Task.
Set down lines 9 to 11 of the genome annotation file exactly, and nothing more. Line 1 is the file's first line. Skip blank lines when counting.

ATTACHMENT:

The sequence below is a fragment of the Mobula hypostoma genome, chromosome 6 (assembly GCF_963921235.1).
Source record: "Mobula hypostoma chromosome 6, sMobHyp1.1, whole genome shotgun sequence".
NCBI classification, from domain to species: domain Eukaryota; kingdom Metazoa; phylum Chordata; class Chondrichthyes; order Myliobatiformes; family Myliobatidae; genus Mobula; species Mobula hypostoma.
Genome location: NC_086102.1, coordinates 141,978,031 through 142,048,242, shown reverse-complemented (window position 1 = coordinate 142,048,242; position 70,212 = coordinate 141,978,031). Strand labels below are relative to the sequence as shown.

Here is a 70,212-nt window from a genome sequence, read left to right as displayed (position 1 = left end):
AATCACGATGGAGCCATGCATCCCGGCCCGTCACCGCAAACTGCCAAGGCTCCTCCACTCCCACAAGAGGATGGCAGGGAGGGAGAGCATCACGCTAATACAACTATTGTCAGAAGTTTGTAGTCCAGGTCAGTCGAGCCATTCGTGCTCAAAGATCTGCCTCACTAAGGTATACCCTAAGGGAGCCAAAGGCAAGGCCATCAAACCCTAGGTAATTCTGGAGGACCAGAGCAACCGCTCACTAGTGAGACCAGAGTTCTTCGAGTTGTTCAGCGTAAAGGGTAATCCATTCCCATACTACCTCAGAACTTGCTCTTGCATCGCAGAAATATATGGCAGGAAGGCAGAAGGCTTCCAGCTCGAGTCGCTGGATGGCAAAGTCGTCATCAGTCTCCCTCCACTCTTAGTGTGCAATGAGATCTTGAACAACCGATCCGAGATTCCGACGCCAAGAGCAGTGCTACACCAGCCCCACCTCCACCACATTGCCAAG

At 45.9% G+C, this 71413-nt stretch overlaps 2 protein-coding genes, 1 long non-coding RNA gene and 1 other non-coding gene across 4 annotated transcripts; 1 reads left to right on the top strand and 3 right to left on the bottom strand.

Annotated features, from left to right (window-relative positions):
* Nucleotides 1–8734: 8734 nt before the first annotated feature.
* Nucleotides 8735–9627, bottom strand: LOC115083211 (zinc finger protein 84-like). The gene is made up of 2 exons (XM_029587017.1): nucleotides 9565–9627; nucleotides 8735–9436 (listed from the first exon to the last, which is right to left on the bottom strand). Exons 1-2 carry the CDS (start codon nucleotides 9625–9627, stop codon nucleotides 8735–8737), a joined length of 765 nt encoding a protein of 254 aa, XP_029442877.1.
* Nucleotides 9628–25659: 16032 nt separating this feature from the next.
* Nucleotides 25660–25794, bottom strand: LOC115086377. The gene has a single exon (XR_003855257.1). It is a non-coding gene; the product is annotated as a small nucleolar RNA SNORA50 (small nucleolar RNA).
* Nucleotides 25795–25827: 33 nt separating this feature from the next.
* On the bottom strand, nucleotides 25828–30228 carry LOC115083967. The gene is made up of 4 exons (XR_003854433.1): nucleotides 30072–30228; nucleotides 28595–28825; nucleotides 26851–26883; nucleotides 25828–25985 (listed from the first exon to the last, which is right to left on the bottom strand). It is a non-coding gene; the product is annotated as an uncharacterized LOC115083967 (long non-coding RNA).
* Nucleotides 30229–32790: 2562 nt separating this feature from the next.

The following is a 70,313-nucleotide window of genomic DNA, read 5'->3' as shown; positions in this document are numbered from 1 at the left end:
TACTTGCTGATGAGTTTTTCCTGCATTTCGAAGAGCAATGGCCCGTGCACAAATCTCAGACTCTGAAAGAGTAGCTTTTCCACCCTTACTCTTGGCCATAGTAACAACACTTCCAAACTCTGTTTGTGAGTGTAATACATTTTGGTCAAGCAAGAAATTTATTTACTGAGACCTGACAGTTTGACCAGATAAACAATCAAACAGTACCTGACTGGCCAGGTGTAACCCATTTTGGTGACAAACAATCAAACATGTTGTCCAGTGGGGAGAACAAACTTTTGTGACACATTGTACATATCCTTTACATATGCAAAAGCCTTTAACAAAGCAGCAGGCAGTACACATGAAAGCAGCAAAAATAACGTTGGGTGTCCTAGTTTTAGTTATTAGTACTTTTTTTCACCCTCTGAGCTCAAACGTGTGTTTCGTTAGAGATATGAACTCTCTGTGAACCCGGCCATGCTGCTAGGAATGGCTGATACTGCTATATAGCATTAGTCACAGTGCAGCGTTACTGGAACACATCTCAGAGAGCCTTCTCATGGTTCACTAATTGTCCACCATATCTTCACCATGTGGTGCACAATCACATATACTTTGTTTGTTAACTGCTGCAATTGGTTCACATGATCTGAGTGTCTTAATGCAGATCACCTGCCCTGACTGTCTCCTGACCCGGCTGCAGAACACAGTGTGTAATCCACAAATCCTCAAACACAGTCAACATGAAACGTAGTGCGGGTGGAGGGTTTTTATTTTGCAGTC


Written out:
* Nucleotides 1–8734: 8734 nt before the first annotated feature.
* Nucleotides 8735–9627, bottom strand: LOC115083211 (zinc finger protein 84-like). The gene is made up of 2 exons (XM_029587017.1): nucleotides 9565–9627; nucleotides 8735–9436 (listed from the first exon to the last, which is right to left on the bottom strand). Exons 1-2 carry the CDS (start codon nucleotides 9625–9627, stop codon nucleotides 8735–8737), a joined length of 765 nt encoding a protein of 254 aa, XP_029442877.1.
* Nucleotides 9628–25659: 16032 nt separating this feature from the next.